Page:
Owing, no doubt, to the political storms of the times, and especially to the French Revolution, another change took place in the department of the German romance, which gave rise to the ‘Familienstücke' and Familiengemälde,' or domestic novels. The chief authors of this class were La Fontaine, Langbein, Schilling, Friedrich Count von Soden, Anton Ball, &c. The first, who had been chaplain to a regiment, was apparently the head of this school, and was almost worshipped by the romantic world. His writings are divided into 'Unterhaltende' and ‘Rührende Familiengemälde,'--entertaining and pathetic family pictures; yet, owing to the striking resemblance which they bear to one another, the difference between them is not very perceptible.
Of the immense number of tales and novels written by Schil. ling, Guido von Sohnsdom,' 'Der Roman im Roman,' 'Die Brautschau,' Röschens Geheimnisse,' and `Das Weib wie es ist,' are in the highest repute. Possessed of great knowledge of the world, a good humoured wit, and a charming conversational mode of expression, he endowed all his writings with an interest, which makes them even at this day pleasant and amusing companions. Langbein, like most of his contemporaries, is somewhat too free; in part from the exactness with which he describes the scenes and characters of that period. In some of his writings, especially in his tales, he moves with much ease and elegance, and in his poetical productions, evinces great powers of invention, a rich flow of spirit, and a certain degree of cheerfulness, which place him by the side of his gifted countryman, Bürger. Dullness, and now and then a little fri. volity, are among the distinguishing features of Laun's novels, the chef d'œuvre of which is the ‘Citizen of Cöln.' His writings were at one time in great request.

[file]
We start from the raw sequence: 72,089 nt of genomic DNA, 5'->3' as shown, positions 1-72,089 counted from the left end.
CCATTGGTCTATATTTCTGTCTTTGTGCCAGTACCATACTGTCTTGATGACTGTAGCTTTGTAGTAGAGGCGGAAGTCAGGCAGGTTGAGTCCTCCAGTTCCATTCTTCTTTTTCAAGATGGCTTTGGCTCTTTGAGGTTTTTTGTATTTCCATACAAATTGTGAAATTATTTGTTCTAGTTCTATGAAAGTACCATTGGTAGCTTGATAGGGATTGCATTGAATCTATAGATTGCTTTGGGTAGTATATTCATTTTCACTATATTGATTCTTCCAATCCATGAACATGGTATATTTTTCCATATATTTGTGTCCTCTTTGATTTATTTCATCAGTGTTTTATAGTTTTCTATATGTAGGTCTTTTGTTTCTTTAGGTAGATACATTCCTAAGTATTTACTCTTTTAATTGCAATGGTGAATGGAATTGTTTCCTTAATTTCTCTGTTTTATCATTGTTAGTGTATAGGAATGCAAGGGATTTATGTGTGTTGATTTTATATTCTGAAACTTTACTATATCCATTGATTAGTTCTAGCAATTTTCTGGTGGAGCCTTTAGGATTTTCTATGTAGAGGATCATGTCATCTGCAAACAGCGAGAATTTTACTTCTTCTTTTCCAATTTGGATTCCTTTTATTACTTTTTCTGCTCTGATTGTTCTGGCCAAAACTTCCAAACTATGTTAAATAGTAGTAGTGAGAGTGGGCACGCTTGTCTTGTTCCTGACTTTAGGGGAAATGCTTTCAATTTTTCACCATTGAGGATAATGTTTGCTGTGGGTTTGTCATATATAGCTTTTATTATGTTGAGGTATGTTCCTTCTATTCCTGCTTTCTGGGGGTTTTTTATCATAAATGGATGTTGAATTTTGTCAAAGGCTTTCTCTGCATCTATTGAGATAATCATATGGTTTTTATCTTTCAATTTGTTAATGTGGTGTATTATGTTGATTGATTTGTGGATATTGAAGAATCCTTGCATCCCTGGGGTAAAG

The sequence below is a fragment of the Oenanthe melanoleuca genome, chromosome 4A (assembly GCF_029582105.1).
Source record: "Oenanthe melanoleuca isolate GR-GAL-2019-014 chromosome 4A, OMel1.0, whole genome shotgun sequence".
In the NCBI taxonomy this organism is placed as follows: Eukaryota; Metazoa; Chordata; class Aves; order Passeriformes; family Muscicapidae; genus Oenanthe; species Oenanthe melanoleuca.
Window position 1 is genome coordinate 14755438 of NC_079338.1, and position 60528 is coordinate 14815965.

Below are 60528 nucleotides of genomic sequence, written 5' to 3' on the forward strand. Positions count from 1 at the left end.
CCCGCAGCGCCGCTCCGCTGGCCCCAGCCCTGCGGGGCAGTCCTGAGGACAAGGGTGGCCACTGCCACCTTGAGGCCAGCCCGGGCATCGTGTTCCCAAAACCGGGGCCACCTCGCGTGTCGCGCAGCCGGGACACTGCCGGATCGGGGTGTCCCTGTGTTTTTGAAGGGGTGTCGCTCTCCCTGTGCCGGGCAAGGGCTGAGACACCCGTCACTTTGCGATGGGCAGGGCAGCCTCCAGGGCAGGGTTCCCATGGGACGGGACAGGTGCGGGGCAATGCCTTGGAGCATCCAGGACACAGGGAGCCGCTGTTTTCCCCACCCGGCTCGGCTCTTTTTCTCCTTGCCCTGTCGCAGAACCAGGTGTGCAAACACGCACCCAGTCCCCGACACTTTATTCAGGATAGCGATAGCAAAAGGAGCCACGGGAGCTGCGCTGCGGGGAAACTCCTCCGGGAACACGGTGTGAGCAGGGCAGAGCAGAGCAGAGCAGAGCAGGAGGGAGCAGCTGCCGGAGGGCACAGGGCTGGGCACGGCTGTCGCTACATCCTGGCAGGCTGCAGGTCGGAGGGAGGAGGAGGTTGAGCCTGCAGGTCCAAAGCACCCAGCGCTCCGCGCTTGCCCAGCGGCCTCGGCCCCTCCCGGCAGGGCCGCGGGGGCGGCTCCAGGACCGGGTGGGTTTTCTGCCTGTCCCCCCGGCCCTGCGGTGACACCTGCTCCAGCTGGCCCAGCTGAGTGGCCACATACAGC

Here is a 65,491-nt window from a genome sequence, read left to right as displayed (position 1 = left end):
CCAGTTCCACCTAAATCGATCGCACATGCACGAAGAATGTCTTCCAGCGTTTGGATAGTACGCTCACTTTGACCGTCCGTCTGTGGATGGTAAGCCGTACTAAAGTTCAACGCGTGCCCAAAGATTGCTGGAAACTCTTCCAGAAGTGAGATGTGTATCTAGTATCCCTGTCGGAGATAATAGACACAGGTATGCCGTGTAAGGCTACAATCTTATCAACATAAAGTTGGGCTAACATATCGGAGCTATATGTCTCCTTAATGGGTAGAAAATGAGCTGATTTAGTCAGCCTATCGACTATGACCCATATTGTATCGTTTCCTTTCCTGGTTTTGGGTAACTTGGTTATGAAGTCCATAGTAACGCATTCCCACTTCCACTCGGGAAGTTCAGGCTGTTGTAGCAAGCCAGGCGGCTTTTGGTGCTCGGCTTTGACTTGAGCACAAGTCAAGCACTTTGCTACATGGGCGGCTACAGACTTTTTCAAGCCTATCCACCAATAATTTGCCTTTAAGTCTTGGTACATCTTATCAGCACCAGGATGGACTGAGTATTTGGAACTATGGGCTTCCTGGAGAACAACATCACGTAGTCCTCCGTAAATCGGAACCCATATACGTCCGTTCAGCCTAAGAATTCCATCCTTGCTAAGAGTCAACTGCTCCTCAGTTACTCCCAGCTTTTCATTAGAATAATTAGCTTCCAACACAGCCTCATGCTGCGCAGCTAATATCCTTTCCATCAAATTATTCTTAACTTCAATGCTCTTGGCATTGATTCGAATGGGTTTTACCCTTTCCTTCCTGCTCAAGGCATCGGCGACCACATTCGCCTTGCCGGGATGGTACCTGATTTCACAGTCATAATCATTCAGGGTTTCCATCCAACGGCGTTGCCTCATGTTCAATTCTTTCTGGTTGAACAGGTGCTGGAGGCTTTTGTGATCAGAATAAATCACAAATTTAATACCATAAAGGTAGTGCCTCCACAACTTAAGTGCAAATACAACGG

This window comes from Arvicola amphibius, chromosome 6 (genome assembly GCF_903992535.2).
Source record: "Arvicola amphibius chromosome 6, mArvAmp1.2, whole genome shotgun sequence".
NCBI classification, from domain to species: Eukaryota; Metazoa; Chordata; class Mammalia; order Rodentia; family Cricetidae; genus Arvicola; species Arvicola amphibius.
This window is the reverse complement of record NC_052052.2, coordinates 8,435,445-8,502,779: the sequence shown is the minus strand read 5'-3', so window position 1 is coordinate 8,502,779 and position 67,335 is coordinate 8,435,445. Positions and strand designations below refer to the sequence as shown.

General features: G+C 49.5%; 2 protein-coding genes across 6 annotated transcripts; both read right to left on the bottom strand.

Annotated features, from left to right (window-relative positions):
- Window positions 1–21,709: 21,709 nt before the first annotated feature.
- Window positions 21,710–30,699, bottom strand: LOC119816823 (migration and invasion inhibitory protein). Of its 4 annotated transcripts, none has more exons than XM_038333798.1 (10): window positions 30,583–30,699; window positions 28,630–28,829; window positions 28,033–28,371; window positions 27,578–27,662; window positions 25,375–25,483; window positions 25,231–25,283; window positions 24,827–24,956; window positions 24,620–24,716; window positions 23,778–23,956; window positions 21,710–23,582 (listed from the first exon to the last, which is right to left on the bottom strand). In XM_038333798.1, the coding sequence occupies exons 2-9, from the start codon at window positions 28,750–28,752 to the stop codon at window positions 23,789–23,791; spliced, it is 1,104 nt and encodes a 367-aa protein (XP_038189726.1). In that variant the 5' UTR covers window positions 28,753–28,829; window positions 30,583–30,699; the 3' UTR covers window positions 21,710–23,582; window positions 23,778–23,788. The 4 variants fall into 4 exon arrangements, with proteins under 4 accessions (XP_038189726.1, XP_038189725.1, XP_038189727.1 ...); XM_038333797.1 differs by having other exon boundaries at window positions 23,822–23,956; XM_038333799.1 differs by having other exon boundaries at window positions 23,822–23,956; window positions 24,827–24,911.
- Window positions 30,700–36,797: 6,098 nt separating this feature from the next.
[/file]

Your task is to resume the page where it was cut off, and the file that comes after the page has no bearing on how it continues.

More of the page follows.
One of the noblest, and in our opinion, finest novelists of that period, is the bookseller, and (Berlin) academician, Nicolai, the intimate friend of the great Lessing, and of Moses Mendelsohn, a man to whom German literature is deeply indebted for the services which he rendered to it. Nicolai incessantly laboured to unite the whole nation, ordinarily separated by political divisions, by means of intellectual and moral ties. This he attempted by the publication of many admirable works, among others by his Bibliothek der schönen Wissenschaften,' 'Allgemeine Deutsche Bibliothek,' of both which he had been the editor, and his 'Briefe die neueste Literatur betreffend. He laboured in his capacity as bookseller and publisher, solely for science and the public good, and seldom from any mercenary motive. Neither the daily labours of his vocation, nor his in. numerable other engagements, ever induced him to become faithless to his muse. He very frequently spent whole nights over his books, and regardless of the many attractions which Berlin offered to the man of the world, and of the temptations which surrounded him to spend his time in society, he laboured like the best of his compatriots for the welfare of his countrymen, and the advancement of their literature. The German public had almost become a prey to a haughty and intolerant priesthood, whose evil influences had spread like wildfire throughout the land. Add to this the Anglomania, the Gallo and Greco-mania, in fact 'manias' of all sorts and con. ditions, especially that of book-making by translation, and the reader will have some idea of the unhappy state into which the country was plunged. The necessity of doing something to counteract these evils, and of aiming a bold stroke at this many. headed hydra, was evident to all. It is beyond our province to say how far Lessing succeeded in freeing the country from these and other evils. A similar task was reserved for Nicolai, and to it he addressed himself right earnestly. Like another Goliath, he appeared with his novel 'Sebaldus Nothanker ;' the effect of which was marvellous. His next, 'Der dicke Mann,' or the History of a stout Man, was intended to attack those vain scribblers, who gave themselves more credit for talent and learn. ing, than they in reality possessed. He describes the evil consequences arising from such assumption, and levels many satirical strokes at Kantianism, which at that period was the fashion. But his witty sallies at this system of philosophy in his third novel, “Sempronius Gundibert,' met with boundless applause. It was a production much needed ; a word spoken at the right time, it afforded accordingly no slight degree of pleasure and gratification. Nicolai did full justice to the acuteness and wisdom of the great author of the Criticism of Pure Reason;" but what annoyed him was the jargon of the ‘Pure Reason.' How could it be otherwise ? Cultivating, as he did, the friendship of the greatest German writers of the day, in and out of the Prussian capital, the intimate companion of two such luminaries as Lessing and Mendelsohn, whose brilliant philosophy, good humour, and elegant wit, were truly electrifying, how, we